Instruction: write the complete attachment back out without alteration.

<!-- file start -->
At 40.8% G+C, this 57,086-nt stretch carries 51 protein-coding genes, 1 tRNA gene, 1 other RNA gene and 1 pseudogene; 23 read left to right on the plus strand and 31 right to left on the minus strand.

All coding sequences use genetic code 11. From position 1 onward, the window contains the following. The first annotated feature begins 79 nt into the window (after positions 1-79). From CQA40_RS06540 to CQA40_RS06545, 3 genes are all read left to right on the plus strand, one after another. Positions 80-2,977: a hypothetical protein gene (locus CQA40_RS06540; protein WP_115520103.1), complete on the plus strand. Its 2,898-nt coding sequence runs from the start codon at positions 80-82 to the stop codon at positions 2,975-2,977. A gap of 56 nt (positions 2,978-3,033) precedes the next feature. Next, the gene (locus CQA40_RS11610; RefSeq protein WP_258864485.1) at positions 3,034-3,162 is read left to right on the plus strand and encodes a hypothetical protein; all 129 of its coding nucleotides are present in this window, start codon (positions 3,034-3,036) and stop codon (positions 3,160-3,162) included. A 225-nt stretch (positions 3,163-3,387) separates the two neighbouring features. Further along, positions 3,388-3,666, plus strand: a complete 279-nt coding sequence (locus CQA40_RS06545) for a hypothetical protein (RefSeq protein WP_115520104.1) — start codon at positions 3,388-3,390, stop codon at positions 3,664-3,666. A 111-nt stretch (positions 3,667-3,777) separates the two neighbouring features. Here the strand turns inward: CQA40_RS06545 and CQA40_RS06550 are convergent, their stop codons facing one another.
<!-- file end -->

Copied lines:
At 40.8% G+C, this 57,086-nt stretch carries 51 protein-coding genes, 1 tRNA gene, 1 other RNA gene and 1 pseudogene; 23 read left to right on the plus strand and 31 right to left on the minus strand.

All coding sequences use genetic code 11. From position 1 onward, the window contains the following. The first annotated feature begins 79 nt into the window (after positions 1-79). From CQA40_RS06540 to CQA40_RS06545, 3 genes are all read left to right on the plus strand, one after another. Positions 80-2,977: a hypothetical protein gene (locus CQA40_RS06540; protein WP_115520103.1), complete on the plus strand. Its 2,898-nt coding sequence runs from the start codon at positions 80-82 to the stop codon at positions 2,975-2,977. A gap of 56 nt (positions 2,978-3,033) precedes the next feature. Next, the gene (locus CQA40_RS11610; RefSeq protein WP_258864485.1) at positions 3,034-3,162 is read left to right on the plus strand and encodes a hypothetical protein; all 129 of its coding nucleotides are present in this window, start codon (positions 3,034-3,036) and stop codon (positions 3,160-3,162) included. A 225-nt stretch (positions 3,163-3,387) separates the two neighbouring features. Further along, positions 3,388-3,666, plus strand: a complete 279-nt coding sequence (locus CQA40_RS06545) for a hypothetical protein (RefSeq protein WP_115520104.1) — start codon at positions 3,388-3,390, stop codon at positions 3,664-3,666. A 111-nt stretch (positions 3,667-3,777) separates the two neighbouring features. Here the strand turns inward: CQA40_RS06545 and CQA40_RS06550 are convergent, their stop codons facing one another.